This manual calibration is eliminated if you are using a digital refractometer. The only thing you need to do is put a drop of the sample on the refractometer. It already has its very own source of light and the meter translates the reading to a refraction index.
Requirements for Honey Refractometers
This might sound a bit confusing yet honey refractometers have a different function than usual refractometers. Many refractometers using the Brix scale measure the solids percentage in the liquid. These come in handy to measure sugar content, for instance.
It doesn’t happen with honey-specific refractometers. What they do is measure the water amount in the honey, which is the exact opposite of what non-specific refractometers do. When using a Brix refractometer, you can still measure the honey’s moisture but you need to do some math for better accuracy based on the specific form of refractometer you are using.
The general rule of thumb here is for you to use the refractometer that is made exactly for what you are trying to do. Every time you choose one, be sure that you use one especially for honey. Specifications are suitable for more accurate readings that can make a big difference.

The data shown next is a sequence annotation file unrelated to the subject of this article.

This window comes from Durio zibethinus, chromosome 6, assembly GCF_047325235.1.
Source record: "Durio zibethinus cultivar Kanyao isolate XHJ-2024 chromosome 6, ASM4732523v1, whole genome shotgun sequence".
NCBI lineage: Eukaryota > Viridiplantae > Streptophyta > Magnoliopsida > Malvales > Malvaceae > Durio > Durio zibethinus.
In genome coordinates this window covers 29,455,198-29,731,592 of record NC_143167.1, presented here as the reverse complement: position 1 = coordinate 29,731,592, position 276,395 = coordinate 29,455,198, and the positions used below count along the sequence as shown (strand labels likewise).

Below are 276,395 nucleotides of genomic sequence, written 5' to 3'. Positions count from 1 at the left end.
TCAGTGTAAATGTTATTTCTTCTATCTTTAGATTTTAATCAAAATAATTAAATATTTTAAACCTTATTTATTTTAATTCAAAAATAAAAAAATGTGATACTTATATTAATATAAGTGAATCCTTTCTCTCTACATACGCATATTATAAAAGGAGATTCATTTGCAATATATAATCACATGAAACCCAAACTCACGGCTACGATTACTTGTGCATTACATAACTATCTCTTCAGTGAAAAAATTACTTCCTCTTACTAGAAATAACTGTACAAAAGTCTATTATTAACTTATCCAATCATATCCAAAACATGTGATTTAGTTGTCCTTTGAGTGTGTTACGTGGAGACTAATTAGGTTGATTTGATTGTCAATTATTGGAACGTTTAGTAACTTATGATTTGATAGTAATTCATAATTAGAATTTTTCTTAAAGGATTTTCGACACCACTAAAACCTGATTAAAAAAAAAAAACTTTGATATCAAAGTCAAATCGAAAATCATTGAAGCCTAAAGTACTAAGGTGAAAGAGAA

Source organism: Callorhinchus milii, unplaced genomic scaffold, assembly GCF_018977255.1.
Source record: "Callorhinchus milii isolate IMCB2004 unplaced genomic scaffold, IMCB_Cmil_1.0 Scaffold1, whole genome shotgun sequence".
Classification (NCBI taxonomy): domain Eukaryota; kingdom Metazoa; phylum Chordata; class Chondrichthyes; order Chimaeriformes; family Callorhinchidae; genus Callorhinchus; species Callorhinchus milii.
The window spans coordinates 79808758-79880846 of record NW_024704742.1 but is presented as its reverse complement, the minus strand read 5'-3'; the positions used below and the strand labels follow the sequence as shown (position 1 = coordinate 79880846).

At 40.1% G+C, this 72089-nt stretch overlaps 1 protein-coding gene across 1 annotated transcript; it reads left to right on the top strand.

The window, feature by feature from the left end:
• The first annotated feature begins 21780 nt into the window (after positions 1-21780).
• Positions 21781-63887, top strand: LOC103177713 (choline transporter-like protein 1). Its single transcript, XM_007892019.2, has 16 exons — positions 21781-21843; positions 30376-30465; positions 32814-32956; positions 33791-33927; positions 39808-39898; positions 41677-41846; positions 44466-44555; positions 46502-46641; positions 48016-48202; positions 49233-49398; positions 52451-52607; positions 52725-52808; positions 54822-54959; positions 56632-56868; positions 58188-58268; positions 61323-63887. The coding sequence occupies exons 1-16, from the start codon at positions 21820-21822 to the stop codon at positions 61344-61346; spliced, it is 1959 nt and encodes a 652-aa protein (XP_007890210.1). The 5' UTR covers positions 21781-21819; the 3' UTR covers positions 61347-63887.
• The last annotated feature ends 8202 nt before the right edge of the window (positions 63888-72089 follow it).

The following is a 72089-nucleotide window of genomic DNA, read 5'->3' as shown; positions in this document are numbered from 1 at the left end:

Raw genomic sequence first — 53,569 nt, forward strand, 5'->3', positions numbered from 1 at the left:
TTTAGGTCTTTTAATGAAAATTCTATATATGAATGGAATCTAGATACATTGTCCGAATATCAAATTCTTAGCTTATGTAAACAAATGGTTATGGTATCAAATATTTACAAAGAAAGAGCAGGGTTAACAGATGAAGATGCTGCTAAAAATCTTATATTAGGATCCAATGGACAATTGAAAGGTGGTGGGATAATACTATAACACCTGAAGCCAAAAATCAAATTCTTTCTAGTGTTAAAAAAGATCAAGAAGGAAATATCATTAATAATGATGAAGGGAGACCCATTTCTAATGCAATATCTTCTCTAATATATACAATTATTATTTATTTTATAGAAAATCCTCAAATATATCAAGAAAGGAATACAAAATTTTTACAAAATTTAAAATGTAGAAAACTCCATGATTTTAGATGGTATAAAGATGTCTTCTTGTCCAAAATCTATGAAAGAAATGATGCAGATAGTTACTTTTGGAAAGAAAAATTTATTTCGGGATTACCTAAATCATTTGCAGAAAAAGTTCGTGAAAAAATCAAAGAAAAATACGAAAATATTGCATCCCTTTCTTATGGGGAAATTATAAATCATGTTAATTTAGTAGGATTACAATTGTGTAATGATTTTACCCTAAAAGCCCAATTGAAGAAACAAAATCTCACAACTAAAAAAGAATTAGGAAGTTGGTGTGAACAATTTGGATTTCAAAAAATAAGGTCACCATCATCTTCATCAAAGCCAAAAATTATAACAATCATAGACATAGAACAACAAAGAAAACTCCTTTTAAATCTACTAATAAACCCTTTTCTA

Although you get one that is not specifically honey refractometers for beekeeping, you can be sure that you won’t buy one that will not work.
Choose a refractometer that features temperature control. You also have to ensure that your chosen refractometer is appropriate for the Gradient II solutions. Simply put, it means that this can measure moisture in the translucent liquids such as honey.
Basically, what you need is an inexpensive and lightweight tool that is easy to operate. Never skimp on quality as it can make the tool effectively useless and inaccurate.
How to Maintain Honey Refractometers
Taking care of honey refractometers is as effortless as using them. Once you purchase one, this will typically come with a protective storage box or carry case. As long as you handle the device with care, it will reduce the chances that it will get damaged.
One thing you need to ensure is for you to take extra care when dealing with the prism. You need to keep this properly covered then pack it away safely when it is not in use. Scratches on the prism might interfere with the readings you make.
Finally, always make the effort to clean your refractometer. Use a lens tissue for wiping the prism after each use to prevent build up, inaccurate readings, and stickiness.
The Bottom Line
Honey refractometers for beekeeping are underrated but essential tools for beekeepers who want to sell or produce good quality of consumable honey. Investing in this tool is also necessary if you plan to harvest commercial-grade honey. These are affordable devices that can make a big difference in honey operation.
Washing Your Beekeeper Jacket the Right Way
Most options for beekeeper jacket and suits you can find in the market today are machine washable. The only exception is the veil portion that can get snagged or bent by the closures and zippers of the main body. This is the reason why it is often recommended to buy a jacket or suit that comes with a removable veil.